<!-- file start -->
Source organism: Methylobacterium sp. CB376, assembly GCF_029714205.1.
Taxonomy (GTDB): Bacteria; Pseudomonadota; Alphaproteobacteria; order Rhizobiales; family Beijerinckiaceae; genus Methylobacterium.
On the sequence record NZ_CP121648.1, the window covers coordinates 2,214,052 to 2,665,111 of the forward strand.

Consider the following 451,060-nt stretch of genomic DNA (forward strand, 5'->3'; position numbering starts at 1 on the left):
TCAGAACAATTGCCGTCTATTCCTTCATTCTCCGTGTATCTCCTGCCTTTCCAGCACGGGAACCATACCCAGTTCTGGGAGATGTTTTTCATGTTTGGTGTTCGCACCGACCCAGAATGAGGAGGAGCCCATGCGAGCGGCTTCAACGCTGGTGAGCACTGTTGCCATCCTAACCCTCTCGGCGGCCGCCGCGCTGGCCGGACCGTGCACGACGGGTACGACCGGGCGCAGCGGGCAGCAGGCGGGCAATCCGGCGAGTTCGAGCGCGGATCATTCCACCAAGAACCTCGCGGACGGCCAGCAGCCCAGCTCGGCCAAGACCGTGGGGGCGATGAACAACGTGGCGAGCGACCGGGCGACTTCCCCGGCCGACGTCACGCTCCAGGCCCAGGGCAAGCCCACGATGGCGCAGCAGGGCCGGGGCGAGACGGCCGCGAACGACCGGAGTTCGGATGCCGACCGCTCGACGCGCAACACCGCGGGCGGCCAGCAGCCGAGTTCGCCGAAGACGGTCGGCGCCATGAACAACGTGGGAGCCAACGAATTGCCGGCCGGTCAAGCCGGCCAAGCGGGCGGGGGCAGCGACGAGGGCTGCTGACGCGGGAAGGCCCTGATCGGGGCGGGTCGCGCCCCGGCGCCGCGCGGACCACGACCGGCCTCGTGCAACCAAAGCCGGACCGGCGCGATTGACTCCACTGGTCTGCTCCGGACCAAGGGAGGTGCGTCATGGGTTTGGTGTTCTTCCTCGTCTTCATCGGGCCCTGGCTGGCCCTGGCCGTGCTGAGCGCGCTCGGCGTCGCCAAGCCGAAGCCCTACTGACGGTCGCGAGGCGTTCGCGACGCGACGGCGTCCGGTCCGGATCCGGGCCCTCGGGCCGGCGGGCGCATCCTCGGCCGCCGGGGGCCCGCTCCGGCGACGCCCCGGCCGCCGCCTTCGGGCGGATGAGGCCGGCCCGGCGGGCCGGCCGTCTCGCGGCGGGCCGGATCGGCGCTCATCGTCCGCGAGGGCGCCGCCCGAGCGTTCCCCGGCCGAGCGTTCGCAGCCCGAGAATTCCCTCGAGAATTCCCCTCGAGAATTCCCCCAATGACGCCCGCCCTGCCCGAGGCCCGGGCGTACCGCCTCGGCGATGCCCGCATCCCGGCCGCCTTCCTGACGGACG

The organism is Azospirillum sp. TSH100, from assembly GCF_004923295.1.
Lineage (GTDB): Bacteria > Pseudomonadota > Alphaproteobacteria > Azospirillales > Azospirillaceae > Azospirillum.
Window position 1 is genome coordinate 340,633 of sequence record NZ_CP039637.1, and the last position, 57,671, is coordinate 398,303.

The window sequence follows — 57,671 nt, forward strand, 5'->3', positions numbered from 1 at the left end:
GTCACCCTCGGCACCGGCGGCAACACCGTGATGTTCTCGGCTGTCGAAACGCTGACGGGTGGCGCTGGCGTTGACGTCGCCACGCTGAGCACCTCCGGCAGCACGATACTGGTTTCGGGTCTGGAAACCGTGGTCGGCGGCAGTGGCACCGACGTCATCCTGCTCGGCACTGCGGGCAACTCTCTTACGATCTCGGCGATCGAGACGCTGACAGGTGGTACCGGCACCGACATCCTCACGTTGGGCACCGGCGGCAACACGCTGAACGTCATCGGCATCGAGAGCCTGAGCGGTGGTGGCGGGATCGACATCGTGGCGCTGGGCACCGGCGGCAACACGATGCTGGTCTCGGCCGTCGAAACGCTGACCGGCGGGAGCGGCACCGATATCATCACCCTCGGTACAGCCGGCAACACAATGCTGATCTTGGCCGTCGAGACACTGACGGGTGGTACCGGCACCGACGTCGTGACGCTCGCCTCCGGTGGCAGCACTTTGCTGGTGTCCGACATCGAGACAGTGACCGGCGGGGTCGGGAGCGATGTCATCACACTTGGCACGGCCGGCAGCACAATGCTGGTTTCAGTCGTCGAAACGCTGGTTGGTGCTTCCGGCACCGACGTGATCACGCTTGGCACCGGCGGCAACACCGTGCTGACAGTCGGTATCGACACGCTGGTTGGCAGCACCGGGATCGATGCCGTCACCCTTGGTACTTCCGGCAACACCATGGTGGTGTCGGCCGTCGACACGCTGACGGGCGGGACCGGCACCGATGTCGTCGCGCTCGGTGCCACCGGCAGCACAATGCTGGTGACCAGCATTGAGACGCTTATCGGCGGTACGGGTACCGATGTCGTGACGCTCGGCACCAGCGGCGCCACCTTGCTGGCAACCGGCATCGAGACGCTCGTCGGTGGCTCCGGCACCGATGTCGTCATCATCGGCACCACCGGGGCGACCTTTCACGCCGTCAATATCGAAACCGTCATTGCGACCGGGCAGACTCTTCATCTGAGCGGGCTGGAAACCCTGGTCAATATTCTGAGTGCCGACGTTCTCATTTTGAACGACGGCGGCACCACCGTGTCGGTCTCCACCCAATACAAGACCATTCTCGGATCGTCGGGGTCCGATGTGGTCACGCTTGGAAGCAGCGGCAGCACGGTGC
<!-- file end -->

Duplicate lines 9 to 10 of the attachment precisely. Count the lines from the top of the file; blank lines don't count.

The window sequence follows — 57,671 nt, forward strand, 5'->3', positions numbered from 1 at the left end:
GTCACCCTCGGCACCGGCGGCAACACCGTGATGTTCTCGGCTGTCGAAACGCTGACGGGTGGCGCTGGCGTTGACGTCGCCACGCTGAGCACCTCCGGCAGCACGATACTGGTTTCGGGTCTGGAAACCGTGGTCGGCGGCAGTGGCACCGACGTCATCCTGCTCGGCACTGCGGGCAACTCTCTTACGATCTCGGCGATCGAGACGCTGACAGGTGGTACCGGCACCGACATCCTCACGTTGGGCACCGGCGGCAACACGCTGAACGTCATCGGCATCGAGAGCCTGAGCGGTGGTGGCGGGATCGACATCGTGGCGCTGGGCACCGGCGGCAACACGATGCTGGTCTCGGCCGTCGAAACGCTGACCGGCGGGAGCGGCACCGATATCATCACCCTCGGTACAGCCGGCAACACAATGCTGATCTTGGCCGTCGAGACACTGACGGGTGGTACCGGCACCGACGTCGTGACGCTCGCCTCCGGTGGCAGCACTTTGCTGGTGTCCGACATCGAGACAGTGACCGGCGGGGTCGGGAGCGATGTCATCACACTTGGCACGGCCGGCAGCACAATGCTGGTTTCAGTCGTCGAAACGCTGGTTGGTGCTTCCGGCACCGACGTGATCACGCTTGGCACCGGCGGCAACACCGTGCTGACAGTCGGTATCGACACGCTGGTTGGCAGCACCGGGATCGATGCCGTCACCCTTGGTACTTCCGGCAACACCATGGTGGTGTCGGCCGTCGACACGCTGACGGGCGGGACCGGCACCGATGTCGTCGCGCTCGGTGCCACCGGCAGCACAATGCTGGTGACCAGCATTGAGACGCTTATCGGCGGTACGGGTACCGATGTCGTGACGCTCGGCACCAGCGGCGCCACCTTGCTGGCAACCGGCATCGAGACGCTCGTCGGTGGCTCCGGCACCGATGTCGTCATCATCGGCACCACCGGGGCGACCTTTCACGCCGTCAATATCGAAACCGTCATTGCGACCGGGCAGACTCTTCATCTGAGCGGGCTGGAAACCCTGGTCAATATTCTGAGTGCCGACGTTCTCATTTTGAACGACGGCGGCACCACCGTGTCGGTCTCCACCCAATACAAGACCATTCTCGGATCGTCGGGGTCCGATGTGGTCACGCTTGGAAGCAGCGGCAGCACGGTGC